What are hard and soft dollars

Exchange terms for currencies

From the base rate to the hard currency

Currencies play an important role in daily stock exchange trading because currencies are used on a daily basis. Paying as a tourist in a non-currency zone is one example, paying bills is another example and then investing in different currencies in order to make a profit. There are various terms related to currencies, which are also sometimes mentioned in the media and which are relevant for the current trading situation on the stock exchanges, but also in the banks.

Some of the most important terms are summarized on this page.

Appreciation and depreciation

Appreciation is the exact opposite of depreciation. The devaluation reduces the value of the domestic currency, which can stimulate export business. Therefore, the upgrading for export is only partially optimal. In tense economic situations, a decline in exports is to be expected, of course also depending on how shifted the relationship between the domestic and foreign currency is.

Example of an appreciation

Here is a practical example: if the euro is revalued in the euro zone (Germany, Austria, France, etc.), it is worth more than the US dollar. This means that companies in the US have to pay more dollars to buy goods from the euro zone than they did before the appreciation. Conversely, companies in the euro zone pay fewer euros for goods from the USA because these have become cheaper due to the appreciation of the euro.

The revaluation therefore promotes import performance, but slows down exports. However, it always depends on a company's economic relationships to what extent an appreciation really restricts exports. If a company has very good contacts to buyers in the USA, the export quantity will probably only decrease sustainably if the currency difference is very clear and is maintained over a long period of time.

With the revaluation, the sum of money can also be regulated, which is why central banks choose this step in order to regulate company performance and the sum of money, especially with very strong economic performance and export values.


Popular term for the US dollar and just another name for the important currency.

Hard currency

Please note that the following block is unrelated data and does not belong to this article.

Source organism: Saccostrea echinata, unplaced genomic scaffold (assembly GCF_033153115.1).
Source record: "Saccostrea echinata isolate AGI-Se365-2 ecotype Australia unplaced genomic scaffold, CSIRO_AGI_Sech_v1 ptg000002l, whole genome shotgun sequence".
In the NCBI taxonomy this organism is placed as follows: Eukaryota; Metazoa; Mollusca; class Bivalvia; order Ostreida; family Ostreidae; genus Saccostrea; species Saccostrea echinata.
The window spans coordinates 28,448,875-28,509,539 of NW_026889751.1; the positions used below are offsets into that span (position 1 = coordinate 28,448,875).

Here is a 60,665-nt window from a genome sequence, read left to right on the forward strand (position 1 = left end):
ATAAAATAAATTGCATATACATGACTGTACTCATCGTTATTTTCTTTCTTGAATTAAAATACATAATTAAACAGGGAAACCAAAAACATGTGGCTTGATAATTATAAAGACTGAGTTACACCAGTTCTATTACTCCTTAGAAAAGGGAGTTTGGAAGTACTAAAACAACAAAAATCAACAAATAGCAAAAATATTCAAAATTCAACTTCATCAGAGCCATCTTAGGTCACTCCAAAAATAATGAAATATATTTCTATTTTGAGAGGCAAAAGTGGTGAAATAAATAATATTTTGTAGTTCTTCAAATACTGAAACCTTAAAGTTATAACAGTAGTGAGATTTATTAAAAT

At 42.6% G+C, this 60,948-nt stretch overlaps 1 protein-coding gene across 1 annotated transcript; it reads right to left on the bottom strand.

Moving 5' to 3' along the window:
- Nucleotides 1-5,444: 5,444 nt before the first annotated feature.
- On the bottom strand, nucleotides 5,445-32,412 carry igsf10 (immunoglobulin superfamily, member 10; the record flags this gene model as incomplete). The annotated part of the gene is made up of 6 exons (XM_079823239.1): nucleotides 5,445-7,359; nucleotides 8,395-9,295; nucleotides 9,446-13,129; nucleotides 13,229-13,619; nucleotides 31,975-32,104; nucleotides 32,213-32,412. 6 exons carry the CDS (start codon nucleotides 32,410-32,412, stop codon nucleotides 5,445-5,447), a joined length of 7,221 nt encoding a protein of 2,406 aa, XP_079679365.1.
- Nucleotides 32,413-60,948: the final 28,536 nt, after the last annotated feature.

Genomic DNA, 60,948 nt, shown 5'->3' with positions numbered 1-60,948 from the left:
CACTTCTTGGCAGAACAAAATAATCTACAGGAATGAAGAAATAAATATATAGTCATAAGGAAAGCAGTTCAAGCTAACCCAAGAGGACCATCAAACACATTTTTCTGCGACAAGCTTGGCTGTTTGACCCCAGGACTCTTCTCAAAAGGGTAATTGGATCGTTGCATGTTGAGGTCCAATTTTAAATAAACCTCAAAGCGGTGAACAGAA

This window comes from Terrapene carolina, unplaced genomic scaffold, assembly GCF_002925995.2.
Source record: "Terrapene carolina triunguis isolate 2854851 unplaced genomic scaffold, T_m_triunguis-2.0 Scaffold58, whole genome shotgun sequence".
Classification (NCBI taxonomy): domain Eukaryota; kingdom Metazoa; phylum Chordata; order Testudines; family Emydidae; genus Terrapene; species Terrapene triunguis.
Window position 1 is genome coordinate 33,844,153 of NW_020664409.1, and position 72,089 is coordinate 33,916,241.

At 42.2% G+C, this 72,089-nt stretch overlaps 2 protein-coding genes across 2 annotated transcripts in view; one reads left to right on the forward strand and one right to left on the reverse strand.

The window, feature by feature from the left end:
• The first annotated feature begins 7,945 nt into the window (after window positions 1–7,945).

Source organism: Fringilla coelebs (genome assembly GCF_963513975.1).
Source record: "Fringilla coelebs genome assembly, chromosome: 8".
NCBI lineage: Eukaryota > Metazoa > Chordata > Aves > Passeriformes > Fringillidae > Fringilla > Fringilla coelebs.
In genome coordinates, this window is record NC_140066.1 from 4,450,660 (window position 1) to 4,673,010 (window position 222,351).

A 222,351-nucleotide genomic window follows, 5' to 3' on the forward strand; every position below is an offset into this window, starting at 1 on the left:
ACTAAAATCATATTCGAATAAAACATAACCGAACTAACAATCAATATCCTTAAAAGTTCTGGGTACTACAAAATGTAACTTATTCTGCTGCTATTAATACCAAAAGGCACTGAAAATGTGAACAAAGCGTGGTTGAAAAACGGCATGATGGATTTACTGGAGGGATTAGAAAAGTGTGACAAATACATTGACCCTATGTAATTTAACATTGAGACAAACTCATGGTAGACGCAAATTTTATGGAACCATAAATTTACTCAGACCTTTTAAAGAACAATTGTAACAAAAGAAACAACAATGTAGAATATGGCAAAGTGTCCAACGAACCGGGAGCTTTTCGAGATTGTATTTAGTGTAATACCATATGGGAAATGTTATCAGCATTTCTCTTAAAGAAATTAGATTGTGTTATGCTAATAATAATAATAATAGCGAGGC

The term hard currency describes a currency of a country or an economic area without any major economic surprises. This means that the currency can maintain its level even if there is a mood of crisis on the stock exchange or in the economy in general - more than that: there is even an appreciation potential against many other currencies, that is, the value of this currency increases in comparison to others.

In addition to the fact that this currency is very stable, it is primarily an issue as a criterion. Because such a currency is often used for currency pairs, i.e. for comparing values ​​with other currencies, and is therefore also a reference. The Swiss franc is considered to be such a hard currency. The opposite of the hard currency is the soft currency.

reserve currency

The US dollar is primarily referred to as the reserve currency because the value of the currency is observed around the world. The US dollar is also often accepted as a means of payment. But the real reason is an economic one in the sense of stock exchange trading, because raw materials such as crude oil (petroleum) are traded with the US dollar, and gold and silver are also settled in US dollars.

Base rate

The interest is generally the price you get for the money. If there is too much money in circulation, the price, ergo, the interest rate falls. This applies to the interest on the savings account as well as to the key interest rate, with the key interest rate being the starting point and being set by the central banks. In the USA this is a matter for the Fed, in the euro zone the European Central Bank (ECB) and in Switzerland the Swiss National Bank (SNB). The key interest rate is the price that has to be paid in order to be able to borrow money from the central bank, for example a banking institution. The higher the key interest rate, the higher the general interest rates - those for the savings account balance and those for loans. In a strong economic phase, the key interest rates are high worldwide, in a crisis they are low up to almost zero.

Currency pair

Description for comparing the values ​​of two currencies, for example the euro-dollar rate or the dollar-franc rate. As with share prices, a trend (price) is calculated in order to be able to read off the changes. Depending on the respective economic situation, there can be few to very massive differences in values.

Soft currency

The soft currency is the opposite of the hard valuation and has a tendency to devalue in the event of a crisis. This means that the currency is more likely to lose value against a hard currency. That is interesting for speculation, but economically it is less favorable for the affected country or for the affected economic area. The background is usually that the economy has problems and if the economy does not move, the currency tends to depreciate, even more if the economy declines.